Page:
Unless he can rise up and win a job, the veteran among the backups will be 5-11, 180-pound senior Bobby Burns , who made three starts and nine tackles in his first year out of Butte (Calif.) Community College. He appeared lost at times and needs to use this offseason to get better acclimated with the defense and the speed of the game.
Watch Out For .... plenty of shuffling. Aside from Patrick, there are so many unknown commodities in the secondary, largely due to injuries. The old staff relied heavily on JUCO transfers to populate the defense, but none of them have had much time to show off their abilities.
Strength: Athleticism. Hey, no one doubts that Louisville has been able to attract really good athletes over the past few years. Many of the defensive backs used to be skill position players on offense, and all of them can get from Point A to Point B in a hurry.
Weakness: Coverage skills. This has been an ongoing problem with the program for the past few seasons. And it's a trend that doesn't appear likely to end soon. The Cardinals lack any lockdown types in the secondary, and are coming off a season in which they were next to last in the Big East in yards per attempt, interceptions, and pass efficiency D.
Outlook: It's a hodge-podge collection of players, most of whom needed a stint in junior college before making it to the big leagues. Simien, Conner, and Pace do have potential that went untapped in their debuts with the program. If the staff can't coach at least two of them into steady performers, it'll be another long and humbling year for the Louisville pass defense.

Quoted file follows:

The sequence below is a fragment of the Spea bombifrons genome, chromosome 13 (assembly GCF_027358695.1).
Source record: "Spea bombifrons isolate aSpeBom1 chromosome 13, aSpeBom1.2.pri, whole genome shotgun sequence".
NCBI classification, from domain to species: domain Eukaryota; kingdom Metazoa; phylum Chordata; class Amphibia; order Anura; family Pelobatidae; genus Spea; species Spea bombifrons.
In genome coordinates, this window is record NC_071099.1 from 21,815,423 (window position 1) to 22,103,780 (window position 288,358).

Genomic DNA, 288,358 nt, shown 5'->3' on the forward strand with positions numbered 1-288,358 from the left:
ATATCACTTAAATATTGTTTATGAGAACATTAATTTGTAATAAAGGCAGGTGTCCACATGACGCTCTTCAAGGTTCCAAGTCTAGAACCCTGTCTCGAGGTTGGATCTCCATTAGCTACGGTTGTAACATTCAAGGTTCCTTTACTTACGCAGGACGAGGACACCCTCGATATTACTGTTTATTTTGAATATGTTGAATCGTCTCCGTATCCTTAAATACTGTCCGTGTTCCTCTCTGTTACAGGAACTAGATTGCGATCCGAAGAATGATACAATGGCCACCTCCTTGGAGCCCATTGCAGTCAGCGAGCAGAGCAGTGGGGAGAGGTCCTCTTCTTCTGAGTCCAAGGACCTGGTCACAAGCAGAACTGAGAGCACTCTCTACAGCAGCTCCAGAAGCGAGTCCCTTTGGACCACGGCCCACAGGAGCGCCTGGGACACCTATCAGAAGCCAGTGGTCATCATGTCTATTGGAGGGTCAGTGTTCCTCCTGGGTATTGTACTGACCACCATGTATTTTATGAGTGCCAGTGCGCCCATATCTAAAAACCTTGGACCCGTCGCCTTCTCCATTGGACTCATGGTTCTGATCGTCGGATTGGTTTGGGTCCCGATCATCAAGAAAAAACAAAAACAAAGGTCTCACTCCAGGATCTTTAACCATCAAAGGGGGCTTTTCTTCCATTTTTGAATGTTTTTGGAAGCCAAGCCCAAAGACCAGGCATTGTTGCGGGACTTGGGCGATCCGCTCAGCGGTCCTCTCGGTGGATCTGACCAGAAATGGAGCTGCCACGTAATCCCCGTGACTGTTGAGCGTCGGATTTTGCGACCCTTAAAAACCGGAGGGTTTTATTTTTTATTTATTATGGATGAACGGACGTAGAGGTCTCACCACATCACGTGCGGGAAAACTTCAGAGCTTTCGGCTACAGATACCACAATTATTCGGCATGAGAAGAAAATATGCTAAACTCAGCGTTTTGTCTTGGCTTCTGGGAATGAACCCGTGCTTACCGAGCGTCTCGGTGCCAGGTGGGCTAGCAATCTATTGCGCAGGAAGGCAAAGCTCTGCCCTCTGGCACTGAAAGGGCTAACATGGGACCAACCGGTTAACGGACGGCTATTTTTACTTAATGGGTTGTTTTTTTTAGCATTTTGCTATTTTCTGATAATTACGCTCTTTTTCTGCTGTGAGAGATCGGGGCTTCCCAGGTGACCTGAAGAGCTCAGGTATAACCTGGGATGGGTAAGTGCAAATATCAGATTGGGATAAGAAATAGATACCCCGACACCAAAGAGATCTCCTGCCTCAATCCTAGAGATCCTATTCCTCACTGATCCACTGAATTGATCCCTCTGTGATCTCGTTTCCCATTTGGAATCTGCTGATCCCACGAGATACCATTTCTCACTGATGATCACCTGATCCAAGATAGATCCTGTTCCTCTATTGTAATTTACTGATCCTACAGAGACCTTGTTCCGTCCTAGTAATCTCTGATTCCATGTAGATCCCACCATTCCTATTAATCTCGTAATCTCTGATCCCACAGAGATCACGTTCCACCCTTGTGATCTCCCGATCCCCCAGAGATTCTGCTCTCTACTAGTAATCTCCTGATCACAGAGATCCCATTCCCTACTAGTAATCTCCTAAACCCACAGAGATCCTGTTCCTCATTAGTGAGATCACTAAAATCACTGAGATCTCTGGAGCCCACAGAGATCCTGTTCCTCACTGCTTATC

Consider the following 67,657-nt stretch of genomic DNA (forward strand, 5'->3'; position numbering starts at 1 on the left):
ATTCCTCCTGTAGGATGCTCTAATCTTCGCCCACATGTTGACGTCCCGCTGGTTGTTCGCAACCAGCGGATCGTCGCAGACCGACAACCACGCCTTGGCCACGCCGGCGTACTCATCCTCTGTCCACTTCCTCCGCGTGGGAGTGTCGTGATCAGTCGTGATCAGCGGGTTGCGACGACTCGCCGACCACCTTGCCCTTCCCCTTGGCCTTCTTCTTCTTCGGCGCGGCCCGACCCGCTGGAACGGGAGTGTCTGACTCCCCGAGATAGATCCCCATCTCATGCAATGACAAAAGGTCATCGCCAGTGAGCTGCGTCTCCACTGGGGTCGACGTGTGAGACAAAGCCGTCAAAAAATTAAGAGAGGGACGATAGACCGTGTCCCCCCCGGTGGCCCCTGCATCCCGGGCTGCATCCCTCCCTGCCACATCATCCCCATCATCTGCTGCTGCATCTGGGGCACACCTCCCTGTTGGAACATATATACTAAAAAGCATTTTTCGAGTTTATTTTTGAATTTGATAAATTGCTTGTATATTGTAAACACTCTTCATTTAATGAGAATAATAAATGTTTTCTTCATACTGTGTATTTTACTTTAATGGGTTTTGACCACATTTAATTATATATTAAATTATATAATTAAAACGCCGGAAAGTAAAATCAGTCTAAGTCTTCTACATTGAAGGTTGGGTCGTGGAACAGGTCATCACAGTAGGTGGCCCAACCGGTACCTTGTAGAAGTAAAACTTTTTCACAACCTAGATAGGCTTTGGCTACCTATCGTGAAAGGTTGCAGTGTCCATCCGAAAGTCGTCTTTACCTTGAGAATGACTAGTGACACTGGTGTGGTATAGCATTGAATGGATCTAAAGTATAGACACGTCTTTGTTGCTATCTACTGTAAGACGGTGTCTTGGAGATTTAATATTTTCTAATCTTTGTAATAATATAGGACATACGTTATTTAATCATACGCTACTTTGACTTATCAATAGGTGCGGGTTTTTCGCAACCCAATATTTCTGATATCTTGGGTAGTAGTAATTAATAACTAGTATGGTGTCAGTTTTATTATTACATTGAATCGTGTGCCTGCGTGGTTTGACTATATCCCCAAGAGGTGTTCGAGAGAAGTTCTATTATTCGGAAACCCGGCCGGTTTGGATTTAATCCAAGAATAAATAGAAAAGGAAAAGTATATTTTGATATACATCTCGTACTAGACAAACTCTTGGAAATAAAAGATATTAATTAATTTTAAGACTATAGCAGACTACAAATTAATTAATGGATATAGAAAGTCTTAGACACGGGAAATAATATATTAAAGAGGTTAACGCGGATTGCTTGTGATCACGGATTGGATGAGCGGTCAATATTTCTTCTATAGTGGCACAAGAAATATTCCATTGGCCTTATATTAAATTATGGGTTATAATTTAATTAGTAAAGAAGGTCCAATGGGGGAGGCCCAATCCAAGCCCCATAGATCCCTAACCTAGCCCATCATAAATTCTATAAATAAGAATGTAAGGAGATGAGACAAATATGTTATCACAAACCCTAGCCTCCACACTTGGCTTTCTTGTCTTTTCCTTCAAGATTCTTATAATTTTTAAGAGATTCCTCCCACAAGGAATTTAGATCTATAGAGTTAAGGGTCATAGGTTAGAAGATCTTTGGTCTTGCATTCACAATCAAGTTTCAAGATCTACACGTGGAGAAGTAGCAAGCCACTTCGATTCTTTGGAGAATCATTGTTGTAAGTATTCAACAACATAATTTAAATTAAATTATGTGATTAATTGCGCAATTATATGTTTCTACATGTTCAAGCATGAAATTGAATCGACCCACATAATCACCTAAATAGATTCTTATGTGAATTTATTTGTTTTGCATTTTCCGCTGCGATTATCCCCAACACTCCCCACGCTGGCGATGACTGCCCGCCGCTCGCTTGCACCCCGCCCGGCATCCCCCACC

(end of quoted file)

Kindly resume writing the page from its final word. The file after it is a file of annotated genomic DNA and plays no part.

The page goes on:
Projected Starters: The uncertainty that plagued Louisville on special teams last year might linger for another season. Question marks and competition will be commonplace leading up the opener. For beginners, the Cards need a punter to replace Cory Goettsche, who has graduated. Senior Jon Payne is the top contender, though he has very little experience at this level. He's being challenged by junior Josh Bleser , who has an equally vapid resume.
Payne will also compete for the placekicker's job, but is currently looking up at junior Chris Philpott . While inconsistent in 2008, he bounced back a year ago, hitting all five of his field goal attempts, including a career-long 44-yarder versus West Virginia.
Watch Out For… the return game. Now that explosive Trent Guy is gone, the staff will be forced to evaluate return men in the offseason. Sophomores Scott Radcliff and Jacques Caldwell saw some action on special teams last year, but didn't do enough to shut the door on the competition.
Strength: Punt coverage. For the second straight year, the Cardinals did a nice job of limiting the big play on punts, ranking 34th nationally and third in the conference at just 6.6 yards and attempt.
Weakness: Punting. With the question marks facing the defense heading into 2010, Louisville is in dire need of punter who can pin opponents deep and boom the team out of trouble. Maybe Payne or Bleser is that guy. Or maybe his lack of experience and big leg will add insult to injury for the star-less D. The latter is the more likely scenario.
Outlook: Doing the little things well, such as special teams, could throw a much-needed life line to the offense and the defense. Don't bank on it. The Cards have a dearth of sure-things here and enough question marks to give the assistants a lot of sleepless nights between now and the opener.
- 2010 Louisville Preview |
2010 Louisville Defense |
Louisville Depth Chart
- Louisville Previews